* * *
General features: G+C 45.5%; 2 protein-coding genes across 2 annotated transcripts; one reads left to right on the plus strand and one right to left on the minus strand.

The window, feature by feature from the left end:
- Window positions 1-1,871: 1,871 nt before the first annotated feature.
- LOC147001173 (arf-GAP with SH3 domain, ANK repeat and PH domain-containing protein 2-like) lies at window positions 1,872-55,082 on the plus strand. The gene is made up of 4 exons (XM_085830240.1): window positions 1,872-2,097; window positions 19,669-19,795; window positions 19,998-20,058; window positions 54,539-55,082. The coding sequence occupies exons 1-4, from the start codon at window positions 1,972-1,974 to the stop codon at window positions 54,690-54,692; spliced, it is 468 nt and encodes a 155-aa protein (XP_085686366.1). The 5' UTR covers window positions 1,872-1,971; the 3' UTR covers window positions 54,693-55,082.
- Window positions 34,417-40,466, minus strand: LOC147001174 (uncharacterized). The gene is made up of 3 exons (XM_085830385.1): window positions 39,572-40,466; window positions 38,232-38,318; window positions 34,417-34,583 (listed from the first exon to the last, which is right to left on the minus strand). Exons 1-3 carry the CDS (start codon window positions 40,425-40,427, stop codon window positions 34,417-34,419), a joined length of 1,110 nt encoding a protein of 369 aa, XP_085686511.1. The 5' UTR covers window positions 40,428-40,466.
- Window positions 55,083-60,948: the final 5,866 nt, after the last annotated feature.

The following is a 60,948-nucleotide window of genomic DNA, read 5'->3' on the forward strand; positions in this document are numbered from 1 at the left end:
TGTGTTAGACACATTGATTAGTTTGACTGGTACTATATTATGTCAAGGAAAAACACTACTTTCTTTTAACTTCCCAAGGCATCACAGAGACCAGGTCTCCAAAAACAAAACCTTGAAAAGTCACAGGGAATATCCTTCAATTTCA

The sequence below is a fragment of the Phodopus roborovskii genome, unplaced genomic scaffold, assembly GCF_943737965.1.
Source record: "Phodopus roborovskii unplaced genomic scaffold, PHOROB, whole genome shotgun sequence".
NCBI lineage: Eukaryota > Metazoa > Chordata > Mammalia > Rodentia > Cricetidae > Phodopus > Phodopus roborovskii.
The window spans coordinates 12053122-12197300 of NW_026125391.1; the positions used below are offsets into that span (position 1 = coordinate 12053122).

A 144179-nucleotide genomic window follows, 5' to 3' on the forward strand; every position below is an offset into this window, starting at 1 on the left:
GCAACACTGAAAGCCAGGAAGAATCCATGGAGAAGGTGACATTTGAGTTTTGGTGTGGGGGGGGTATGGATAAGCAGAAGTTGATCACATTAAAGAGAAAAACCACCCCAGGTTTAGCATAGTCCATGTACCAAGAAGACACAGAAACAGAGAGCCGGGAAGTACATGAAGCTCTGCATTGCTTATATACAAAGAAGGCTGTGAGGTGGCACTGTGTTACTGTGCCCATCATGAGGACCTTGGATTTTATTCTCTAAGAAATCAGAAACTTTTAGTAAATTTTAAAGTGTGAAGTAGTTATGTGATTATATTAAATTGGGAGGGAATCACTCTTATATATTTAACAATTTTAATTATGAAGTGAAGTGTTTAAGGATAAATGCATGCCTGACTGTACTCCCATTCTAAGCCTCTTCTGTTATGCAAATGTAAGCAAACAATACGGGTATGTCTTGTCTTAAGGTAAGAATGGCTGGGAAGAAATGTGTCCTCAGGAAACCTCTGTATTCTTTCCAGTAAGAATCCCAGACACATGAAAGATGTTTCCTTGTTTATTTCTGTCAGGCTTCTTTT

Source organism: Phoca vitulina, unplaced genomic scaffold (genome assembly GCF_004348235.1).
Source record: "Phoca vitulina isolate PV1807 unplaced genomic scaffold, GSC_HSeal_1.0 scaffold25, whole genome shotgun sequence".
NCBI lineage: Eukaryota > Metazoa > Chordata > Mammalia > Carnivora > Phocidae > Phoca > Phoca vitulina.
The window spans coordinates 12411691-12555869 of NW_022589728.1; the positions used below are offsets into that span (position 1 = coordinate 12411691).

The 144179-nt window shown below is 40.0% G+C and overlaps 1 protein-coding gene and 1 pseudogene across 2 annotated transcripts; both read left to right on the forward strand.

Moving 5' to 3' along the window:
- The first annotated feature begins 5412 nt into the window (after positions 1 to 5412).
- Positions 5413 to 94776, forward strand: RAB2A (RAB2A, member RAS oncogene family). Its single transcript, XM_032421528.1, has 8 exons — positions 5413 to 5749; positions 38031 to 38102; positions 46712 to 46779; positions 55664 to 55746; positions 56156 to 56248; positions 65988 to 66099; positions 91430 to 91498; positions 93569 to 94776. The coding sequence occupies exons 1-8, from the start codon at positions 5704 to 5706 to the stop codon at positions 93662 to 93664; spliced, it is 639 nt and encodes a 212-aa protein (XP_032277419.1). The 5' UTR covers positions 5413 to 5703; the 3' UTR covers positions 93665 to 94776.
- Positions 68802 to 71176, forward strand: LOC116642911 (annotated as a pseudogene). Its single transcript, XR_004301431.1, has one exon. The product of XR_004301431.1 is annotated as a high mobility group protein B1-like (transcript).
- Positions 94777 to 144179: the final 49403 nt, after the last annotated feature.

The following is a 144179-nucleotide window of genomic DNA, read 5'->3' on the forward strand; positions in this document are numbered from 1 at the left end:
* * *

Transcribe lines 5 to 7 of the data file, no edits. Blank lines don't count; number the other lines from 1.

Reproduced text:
- Window positions 34,417-40,466, minus strand: LOC147001174 (uncharacterized). The gene is made up of 3 exons (XM_085830385.1): window positions 39,572-40,466; window positions 38,232-38,318; window positions 34,417-34,583 (listed from the first exon to the last, which is right to left on the minus strand). Exons 1-3 carry the CDS (start codon window positions 40,425-40,427, stop codon window positions 34,417-34,419), a joined length of 1,110 nt encoding a protein of 369 aa, XP_085686511.1. The 5' UTR covers window positions 40,428-40,466.
- Window positions 55,083-60,948: the final 5,866 nt, after the last annotated feature.

The following is a 60,948-nucleotide window of genomic DNA, read 5'->3' on the forward strand; positions in this document are numbered from 1 at the left end: